- Foregoing important activities and hobbies due to Ritalin use
- Continuing to use Ritalin even when it results in physical danger to oneself or others
- Experiencing withdrawal symptoms when the effects of Ritalin wear off
Once you become addicted to Ritalin, it can be very difficult to stop using it without help due to the onset of physical and psychological withdrawal symptoms. Ritalin withdrawal symptoms include:8,9
- Feeling jittery
- Delayed movements
- Increased appetite
- Memory problems
- Strong cravings
- Muscle aches
If you’re addicted to prescription stimulants like Ritalin, it is highly recommended that you get professional help when trying to get sober. This is because Ritalin withdrawal symptoms can be extremely uncomfortable and may even become life-threatening. The psychological symptoms of Ritalin detox, in particular, (such as depression) can become very severe which can lead to relapse, violent behavior, or even suicidal behaviors if you try to quit without professional support.
Additionally, people with co-occurring mental disorders or substance use disorders may also experience more severe Ritalin withdrawal symptoms. Fortunately, doctors and nurses at a drug detox center know how to treat and manage these symptoms to keep clients safe throughout withdrawal. A Ritalin detox program also provides personalized recommendations for ongoing treatment after detox to help clients achieve lasting sobriety.
Quitting Ritalin cold turkey may seem like the answer but it is highly discouraged, as it can cause severe withdrawal symptoms and you are much more likely to relapse without support.
Ritalin withdrawal symptoms and their severity can vary from person to person, depending on factors like:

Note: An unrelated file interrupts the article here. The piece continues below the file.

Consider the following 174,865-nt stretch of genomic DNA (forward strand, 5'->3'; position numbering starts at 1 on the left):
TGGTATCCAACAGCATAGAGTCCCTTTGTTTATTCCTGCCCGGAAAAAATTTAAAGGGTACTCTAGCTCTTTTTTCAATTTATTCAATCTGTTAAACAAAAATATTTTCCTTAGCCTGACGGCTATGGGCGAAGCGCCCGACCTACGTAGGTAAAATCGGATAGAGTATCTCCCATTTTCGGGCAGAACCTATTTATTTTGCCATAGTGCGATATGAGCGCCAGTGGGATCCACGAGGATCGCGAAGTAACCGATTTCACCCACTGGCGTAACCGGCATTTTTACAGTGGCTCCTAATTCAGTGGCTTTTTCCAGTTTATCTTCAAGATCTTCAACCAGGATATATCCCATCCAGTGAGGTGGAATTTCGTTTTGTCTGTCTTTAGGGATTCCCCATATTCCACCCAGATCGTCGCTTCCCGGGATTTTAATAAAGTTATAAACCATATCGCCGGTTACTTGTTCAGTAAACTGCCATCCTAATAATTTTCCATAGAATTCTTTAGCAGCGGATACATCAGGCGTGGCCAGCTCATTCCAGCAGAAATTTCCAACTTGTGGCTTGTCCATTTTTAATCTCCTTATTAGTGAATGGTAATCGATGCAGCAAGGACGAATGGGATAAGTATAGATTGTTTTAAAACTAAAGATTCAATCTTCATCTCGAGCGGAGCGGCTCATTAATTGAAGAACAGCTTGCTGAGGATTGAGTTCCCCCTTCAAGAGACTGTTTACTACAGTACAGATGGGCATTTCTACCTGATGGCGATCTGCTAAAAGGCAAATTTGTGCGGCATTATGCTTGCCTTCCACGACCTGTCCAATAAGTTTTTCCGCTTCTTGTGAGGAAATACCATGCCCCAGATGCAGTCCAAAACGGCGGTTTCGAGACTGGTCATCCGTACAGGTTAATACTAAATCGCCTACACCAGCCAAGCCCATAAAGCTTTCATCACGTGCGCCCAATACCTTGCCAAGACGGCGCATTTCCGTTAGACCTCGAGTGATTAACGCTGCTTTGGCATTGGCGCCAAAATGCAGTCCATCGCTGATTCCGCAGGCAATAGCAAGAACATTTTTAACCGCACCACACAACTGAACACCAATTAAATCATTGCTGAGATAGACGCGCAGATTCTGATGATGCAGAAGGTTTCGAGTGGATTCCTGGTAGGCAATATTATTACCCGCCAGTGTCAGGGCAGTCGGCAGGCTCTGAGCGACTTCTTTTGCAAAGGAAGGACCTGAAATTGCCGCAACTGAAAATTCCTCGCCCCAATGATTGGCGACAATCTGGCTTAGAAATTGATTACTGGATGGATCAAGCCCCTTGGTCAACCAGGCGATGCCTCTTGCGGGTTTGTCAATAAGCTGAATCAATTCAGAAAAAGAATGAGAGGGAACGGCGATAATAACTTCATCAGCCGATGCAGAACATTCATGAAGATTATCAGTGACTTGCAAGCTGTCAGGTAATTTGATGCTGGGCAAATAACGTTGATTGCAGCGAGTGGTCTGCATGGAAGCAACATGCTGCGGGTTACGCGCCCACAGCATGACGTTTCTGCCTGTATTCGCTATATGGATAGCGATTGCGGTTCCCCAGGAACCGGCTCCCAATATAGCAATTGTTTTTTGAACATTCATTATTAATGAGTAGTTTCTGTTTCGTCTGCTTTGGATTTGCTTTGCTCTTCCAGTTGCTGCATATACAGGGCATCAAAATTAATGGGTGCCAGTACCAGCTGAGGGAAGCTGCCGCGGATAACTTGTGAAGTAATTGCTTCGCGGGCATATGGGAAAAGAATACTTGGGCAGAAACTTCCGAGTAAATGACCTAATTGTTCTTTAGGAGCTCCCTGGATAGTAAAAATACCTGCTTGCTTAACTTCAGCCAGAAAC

- How long the person used Ritalin
- The person’s typical dosage of Ritalin
- How frequently the person used Ritalin
- The person’s overall health condition
- The extent of the person’s tolerance
Each person’s experience with Ritalin withdrawal will be different, but below is a general timeline of symptoms that can be expected.
|Up to 72 hours after the last dose||During the first few days of Ritalin detox, you are likely to feel very tired, sad, irritable, and anxious during this time. You may also experience cravings for Ritalin, difficulties sleeping, nausea, and irregular heartbeat.|
|4 to 7 days after the last dose||Withdrawal symptoms during this portion of Ritalin detox can vary in intensity but often include depression, mood swings, exhaustion, anxiety, and increased appetite.|
|3 weeks after the last dose||Cravings typically fade by this time but some Ritalin withdrawal symptoms may linger, such as trouble sleeping, which can also have emotional effects. This should subside about a month after completing Ritalin detox.|
The treatment process for Ritalin addiction will vary from person to person, especially if you have been taking Ritalin from a young age. Additionally, if you have ADHD, finding another way to manage your disorder will be an essential part of the recovery process.
Detoxing is an important first stage of the addiction treatment process, but continued support and treatment are necessary for a full recovery. Ritalin addiction treatment often includes several episodes of treatment, including detox, residential or outpatient rehab, sober living, and/or an aftercare program.
A long-term addiction treatment process like this allows for a generous amount of time to heal and recover both physically and emotionally. Long-term Ritalin rehab also provides extended professional support to help you deal with the challenges of early recovery, such as cravings, high-risk situations, and cultivating healthy relationships.
Whether you use Ritalin recreationally, to improve your performance at work or physically, or to manage your ADHD, a Ritalin rehab program can help you address the root causes of your addiction. A Ritalin treatment program can also help you develop new, healthy habits and participate in group and individual counseling in a safe, supportive atmosphere.